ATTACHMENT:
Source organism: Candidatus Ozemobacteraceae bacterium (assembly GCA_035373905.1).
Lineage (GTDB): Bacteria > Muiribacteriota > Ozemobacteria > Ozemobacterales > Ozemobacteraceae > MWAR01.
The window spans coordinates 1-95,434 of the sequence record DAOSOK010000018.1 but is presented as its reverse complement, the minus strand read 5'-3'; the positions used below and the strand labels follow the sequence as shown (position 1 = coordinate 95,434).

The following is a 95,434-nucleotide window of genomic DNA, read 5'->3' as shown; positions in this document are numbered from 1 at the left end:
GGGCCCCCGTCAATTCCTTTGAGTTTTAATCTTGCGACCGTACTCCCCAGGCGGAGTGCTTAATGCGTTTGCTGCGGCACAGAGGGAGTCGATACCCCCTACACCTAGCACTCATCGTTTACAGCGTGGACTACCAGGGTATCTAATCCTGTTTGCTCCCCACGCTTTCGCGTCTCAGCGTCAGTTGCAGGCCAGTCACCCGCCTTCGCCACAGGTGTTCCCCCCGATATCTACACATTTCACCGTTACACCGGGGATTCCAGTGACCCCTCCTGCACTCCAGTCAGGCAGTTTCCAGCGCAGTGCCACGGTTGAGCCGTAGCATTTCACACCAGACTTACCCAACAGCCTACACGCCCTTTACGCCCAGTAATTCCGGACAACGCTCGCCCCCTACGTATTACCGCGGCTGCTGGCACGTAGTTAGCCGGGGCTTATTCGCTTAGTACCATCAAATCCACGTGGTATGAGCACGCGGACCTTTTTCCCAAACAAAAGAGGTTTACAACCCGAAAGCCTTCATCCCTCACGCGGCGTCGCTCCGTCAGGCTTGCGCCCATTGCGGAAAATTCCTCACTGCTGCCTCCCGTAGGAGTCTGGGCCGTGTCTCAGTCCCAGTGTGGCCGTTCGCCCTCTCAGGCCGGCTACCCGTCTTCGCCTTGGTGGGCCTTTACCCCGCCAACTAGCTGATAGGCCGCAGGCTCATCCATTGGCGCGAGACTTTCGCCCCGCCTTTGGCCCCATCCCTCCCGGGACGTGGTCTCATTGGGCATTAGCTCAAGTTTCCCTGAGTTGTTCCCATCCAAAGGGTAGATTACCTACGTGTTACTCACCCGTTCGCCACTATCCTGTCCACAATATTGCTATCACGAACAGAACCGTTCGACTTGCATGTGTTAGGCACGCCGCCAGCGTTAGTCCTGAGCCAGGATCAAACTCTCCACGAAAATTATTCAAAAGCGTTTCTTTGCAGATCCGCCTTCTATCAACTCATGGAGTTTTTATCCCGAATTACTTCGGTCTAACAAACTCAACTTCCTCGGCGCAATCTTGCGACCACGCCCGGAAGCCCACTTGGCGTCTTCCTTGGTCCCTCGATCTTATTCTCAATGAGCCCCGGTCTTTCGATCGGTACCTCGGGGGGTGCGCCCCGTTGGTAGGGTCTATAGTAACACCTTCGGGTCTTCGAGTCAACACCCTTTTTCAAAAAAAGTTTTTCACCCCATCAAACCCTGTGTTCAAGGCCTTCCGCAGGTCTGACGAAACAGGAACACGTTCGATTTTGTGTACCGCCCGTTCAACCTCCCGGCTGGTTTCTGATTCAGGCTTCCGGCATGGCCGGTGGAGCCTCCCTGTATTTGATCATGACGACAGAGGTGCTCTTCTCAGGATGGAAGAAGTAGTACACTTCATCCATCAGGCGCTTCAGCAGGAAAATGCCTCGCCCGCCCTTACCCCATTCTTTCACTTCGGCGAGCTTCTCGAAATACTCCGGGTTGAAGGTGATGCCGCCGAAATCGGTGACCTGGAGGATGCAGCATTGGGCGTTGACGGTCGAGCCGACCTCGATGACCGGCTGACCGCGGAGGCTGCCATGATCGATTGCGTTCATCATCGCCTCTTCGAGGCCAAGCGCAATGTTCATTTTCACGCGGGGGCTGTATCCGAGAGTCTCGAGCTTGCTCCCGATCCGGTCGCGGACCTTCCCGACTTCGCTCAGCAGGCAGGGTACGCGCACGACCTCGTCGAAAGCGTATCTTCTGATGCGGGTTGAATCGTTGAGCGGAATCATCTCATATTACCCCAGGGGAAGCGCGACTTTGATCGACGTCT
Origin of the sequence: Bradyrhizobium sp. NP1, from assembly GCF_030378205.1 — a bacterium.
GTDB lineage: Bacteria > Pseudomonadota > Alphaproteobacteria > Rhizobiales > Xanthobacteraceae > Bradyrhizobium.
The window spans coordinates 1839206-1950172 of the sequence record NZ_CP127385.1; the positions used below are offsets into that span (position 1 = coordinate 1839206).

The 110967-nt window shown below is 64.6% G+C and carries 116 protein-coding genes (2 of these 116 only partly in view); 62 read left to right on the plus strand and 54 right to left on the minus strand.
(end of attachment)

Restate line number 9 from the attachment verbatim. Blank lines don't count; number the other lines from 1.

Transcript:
The 110967-nt window shown below is 64.6% G+C and carries 116 protein-coding genes (2 of these 116 only partly in view); 62 read left to right on the plus strand and 54 right to left on the minus strand.